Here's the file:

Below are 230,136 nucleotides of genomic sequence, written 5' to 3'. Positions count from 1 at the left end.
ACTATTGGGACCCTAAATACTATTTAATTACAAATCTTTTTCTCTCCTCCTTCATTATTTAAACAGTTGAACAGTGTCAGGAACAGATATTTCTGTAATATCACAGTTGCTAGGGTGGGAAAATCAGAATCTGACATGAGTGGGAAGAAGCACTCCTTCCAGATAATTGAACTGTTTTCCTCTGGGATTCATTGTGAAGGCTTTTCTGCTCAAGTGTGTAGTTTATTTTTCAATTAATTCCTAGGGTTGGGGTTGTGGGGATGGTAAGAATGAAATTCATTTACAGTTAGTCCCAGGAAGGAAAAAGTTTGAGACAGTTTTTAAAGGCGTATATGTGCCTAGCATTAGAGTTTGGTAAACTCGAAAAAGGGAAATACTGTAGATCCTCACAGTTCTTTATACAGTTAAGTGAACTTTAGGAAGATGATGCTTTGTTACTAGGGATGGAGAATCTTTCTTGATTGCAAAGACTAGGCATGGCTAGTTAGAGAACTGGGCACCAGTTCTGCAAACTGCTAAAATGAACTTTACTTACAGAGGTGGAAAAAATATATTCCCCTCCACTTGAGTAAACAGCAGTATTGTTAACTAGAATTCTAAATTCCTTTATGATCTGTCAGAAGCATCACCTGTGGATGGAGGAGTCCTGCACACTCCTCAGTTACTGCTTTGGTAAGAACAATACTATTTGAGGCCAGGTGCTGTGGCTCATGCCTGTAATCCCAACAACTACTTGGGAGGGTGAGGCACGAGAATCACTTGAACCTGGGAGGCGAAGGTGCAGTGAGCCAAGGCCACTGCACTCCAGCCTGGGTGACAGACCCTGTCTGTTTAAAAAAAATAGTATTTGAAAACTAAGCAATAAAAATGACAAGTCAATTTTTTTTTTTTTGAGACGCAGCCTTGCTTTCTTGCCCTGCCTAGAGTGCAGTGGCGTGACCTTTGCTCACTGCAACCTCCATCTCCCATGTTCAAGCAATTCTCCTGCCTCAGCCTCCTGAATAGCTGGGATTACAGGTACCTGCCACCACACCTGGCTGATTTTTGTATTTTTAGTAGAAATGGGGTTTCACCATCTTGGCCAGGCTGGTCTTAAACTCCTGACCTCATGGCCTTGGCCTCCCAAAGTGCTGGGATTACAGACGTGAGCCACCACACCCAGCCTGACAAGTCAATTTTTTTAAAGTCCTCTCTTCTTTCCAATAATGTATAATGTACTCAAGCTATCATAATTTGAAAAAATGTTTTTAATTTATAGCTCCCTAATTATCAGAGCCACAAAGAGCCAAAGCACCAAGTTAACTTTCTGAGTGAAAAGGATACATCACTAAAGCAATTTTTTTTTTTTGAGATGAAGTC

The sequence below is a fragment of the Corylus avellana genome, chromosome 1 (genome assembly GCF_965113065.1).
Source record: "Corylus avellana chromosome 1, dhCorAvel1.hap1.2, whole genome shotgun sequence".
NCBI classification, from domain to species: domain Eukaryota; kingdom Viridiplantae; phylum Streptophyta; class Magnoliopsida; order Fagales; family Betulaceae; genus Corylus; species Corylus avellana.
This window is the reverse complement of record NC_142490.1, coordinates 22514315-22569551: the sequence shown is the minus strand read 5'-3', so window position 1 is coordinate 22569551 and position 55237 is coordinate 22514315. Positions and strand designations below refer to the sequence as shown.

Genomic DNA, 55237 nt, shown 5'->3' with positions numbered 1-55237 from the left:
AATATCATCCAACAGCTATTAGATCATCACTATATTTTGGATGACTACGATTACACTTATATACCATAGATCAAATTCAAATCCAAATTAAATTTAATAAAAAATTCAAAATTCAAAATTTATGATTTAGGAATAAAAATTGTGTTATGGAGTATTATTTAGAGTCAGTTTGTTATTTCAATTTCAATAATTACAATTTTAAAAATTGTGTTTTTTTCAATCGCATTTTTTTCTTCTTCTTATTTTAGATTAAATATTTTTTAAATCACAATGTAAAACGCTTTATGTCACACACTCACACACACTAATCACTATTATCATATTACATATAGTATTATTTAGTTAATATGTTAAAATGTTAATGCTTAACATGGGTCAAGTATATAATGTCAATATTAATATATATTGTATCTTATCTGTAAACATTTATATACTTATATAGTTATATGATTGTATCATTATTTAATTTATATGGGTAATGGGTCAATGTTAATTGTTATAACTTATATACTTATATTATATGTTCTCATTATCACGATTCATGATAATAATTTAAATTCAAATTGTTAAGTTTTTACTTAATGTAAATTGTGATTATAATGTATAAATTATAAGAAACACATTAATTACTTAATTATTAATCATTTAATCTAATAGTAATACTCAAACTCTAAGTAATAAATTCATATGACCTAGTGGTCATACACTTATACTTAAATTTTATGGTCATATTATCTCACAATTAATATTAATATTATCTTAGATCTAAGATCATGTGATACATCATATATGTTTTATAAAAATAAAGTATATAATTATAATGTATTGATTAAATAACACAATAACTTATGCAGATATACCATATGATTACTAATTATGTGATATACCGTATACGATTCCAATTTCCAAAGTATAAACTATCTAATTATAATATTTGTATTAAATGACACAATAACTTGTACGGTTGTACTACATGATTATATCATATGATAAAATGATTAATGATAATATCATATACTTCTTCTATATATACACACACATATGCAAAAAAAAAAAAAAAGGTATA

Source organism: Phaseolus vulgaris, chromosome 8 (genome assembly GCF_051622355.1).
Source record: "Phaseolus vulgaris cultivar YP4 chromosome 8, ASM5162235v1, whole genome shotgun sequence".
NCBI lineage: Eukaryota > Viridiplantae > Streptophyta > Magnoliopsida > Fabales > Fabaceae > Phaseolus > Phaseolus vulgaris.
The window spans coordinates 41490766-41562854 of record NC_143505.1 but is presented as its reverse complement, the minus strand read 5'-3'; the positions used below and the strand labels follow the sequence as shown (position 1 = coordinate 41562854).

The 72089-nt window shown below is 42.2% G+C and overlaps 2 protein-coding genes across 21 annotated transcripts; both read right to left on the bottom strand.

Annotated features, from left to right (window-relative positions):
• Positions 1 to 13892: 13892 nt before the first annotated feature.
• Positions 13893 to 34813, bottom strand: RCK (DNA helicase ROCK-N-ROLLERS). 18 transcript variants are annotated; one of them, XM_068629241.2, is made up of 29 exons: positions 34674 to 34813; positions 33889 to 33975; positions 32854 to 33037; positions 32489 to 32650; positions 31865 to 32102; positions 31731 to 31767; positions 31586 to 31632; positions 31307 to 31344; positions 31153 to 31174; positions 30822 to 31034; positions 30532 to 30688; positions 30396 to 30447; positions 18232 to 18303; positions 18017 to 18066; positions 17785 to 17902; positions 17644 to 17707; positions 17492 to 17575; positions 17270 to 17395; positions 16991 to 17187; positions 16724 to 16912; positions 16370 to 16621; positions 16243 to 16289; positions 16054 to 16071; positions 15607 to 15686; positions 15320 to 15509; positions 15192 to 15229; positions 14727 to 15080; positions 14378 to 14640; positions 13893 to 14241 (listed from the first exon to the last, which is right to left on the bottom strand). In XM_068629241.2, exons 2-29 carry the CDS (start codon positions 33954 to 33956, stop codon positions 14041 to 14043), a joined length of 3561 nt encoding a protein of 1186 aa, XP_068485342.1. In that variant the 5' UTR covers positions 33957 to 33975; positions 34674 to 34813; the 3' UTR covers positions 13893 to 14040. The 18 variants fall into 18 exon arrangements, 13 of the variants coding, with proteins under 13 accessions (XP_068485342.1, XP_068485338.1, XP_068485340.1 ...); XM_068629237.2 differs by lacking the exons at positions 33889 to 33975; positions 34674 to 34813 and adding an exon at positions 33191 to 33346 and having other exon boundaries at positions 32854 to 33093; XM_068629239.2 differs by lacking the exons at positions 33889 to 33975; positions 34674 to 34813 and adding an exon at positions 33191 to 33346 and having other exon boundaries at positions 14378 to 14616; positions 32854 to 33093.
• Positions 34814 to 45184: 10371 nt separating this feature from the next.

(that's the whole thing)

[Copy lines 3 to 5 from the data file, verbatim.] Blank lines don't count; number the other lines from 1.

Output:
The sequence below is a fragment of the Corylus avellana genome, chromosome 1 (genome assembly GCF_965113065.1).
Source record: "Corylus avellana chromosome 1, dhCorAvel1.hap1.2, whole genome shotgun sequence".
NCBI classification, from domain to species: domain Eukaryota; kingdom Viridiplantae; phylum Streptophyta; class Magnoliopsida; order Fagales; family Betulaceae; genus Corylus; species Corylus avellana.